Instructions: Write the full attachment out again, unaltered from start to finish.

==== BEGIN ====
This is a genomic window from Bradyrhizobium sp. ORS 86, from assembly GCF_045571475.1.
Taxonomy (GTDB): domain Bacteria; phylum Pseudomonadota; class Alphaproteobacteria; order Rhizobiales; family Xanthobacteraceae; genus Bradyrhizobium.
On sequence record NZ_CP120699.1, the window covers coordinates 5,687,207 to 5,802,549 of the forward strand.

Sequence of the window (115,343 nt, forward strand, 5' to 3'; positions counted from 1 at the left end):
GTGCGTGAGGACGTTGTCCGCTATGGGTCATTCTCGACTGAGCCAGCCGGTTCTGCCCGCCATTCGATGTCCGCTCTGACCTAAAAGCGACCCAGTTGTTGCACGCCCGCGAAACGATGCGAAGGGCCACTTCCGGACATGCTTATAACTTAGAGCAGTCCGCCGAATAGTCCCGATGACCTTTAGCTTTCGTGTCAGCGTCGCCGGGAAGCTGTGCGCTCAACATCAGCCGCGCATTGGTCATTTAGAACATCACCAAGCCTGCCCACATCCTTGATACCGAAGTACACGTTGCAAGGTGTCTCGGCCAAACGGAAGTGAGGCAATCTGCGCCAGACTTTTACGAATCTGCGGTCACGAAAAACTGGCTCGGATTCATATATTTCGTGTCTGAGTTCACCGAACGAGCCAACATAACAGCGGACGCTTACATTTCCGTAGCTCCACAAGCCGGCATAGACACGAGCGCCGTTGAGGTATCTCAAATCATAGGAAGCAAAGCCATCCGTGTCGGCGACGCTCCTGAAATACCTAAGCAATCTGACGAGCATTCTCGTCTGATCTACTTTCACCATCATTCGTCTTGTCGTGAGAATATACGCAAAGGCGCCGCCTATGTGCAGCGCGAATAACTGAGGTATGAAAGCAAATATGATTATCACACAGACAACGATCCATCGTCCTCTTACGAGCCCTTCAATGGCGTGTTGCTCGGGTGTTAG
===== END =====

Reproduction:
This is a genomic window from Bradyrhizobium sp. ORS 86, from assembly GCF_045571475.1.
Taxonomy (GTDB): domain Bacteria; phylum Pseudomonadota; class Alphaproteobacteria; order Rhizobiales; family Xanthobacteraceae; genus Bradyrhizobium.
On sequence record NZ_CP120699.1, the window covers coordinates 5,687,207 to 5,802,549 of the forward strand.

Sequence of the window (115,343 nt, forward strand, 5' to 3'; positions counted from 1 at the left end):
GTGCGTGAGGACGTTGTCCGCTATGGGTCATTCTCGACTGAGCCAGCCGGTTCTGCCCGCCATTCGATGTCCGCTCTGACCTAAAAGCGACCCAGTTGTTGCACGCCCGCGAAACGATGCGAAGGGCCACTTCCGGACATGCTTATAACTTAGAGCAGTCCGCCGAATAGTCCCGATGACCTTTAGCTTTCGTGTCAGCGTCGCCGGGAAGCTGTGCGCTCAACATCAGCCGCGCATTGGTCATTTAGAACATCACCAAGCCTGCCCACATCCTTGATACCGAAGTACACGTTGCAAGGTGTCTCGGCCAAACGGAAGTGAGGCAATCTGCGCCAGACTTTTACGAATCTGCGGTCACGAAAAACTGGCTCGGATTCATATATTTCGTGTCTGAGTTCACCGAACGAGCCAACATAACAGCGGACGCTTACATTTCCGTAGCTCCACAAGCCGGCATAGACACGAGCGCCGTTGAGGTATCTCAAATCATAGGAAGCAAAGCCATCCGTGTCGGCGACGCTCCTGAAATACCTAAGCAATCTGACGAGCATTCTCGTCTGATCTACTTTCACCATCATTCGTCTTGTCGTGAGAATATACGCAAAGGCGCCGCCTATGTGCAGCGCGAATAACTGAGGTATGAAAGCAAATATGATTATCACACAGACAACGATCCATCGTCCTCTTACGAGCCCTTCAATGGCGTGTTGCTCGGGTGTTAG